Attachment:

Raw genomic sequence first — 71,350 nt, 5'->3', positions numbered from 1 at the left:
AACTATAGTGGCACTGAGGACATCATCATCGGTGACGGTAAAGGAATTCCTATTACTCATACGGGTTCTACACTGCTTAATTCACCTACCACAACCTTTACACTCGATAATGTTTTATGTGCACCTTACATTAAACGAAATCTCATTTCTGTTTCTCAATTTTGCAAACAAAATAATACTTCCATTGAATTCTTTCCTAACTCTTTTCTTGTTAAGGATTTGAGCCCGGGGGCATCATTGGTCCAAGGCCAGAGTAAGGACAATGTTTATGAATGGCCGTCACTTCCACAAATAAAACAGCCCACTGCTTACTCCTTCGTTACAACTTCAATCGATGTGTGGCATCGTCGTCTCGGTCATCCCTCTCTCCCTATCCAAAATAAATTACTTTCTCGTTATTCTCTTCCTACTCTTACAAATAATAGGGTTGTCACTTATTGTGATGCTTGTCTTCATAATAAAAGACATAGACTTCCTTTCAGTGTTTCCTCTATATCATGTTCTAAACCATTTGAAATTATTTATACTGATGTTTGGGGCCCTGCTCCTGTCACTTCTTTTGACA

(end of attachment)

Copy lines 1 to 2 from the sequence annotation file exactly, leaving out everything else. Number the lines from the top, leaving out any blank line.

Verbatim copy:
Raw genomic sequence first — 71,350 nt, 5'->3', positions numbered from 1 at the left:
AACTATAGTGGCACTGAGGACATCATCATCGGTGACGGTAAAGGAATTCCTATTACTCATACGGGTTCTACACTGCTTAATTCACCTACCACAACCTTTACACTCGATAATGTTTTATGTGCACCTTACATTAAACGAAATCTCATTTCTGTTTCTCAATTTTGCAAACAAAATAATACTTCCATTGAATTCTTTCCTAACTCTTTTCTTGTTAAGGATTTGAGCCCGGGGGCATCATTGGTCCAAGGCCAGAGTAAGGACAATGTTTATGAATGGCCGTCACTTCCACAAATAAAACAGCCCACTGCTTACTCCTTCGTTACAACTTCAATCGATGTGTGGCATCGTCGTCTCGGTCATCCCTCTCTCCCTATCCAAAATAAATTACTTTCTCGTTATTCTCTTCCTACTCTTACAAATAATAGGGTTGTCACTTATTGTGATGCTTGTCTTCATAATAAAAGACATAGACTTCCTTTCAGTGTTTCCTCTATATCATGTTCTAAACCATTTGAAATTATTTATACTGATGTTTGGGGCCCTGCTCCTGTCACTTCTTTTGACA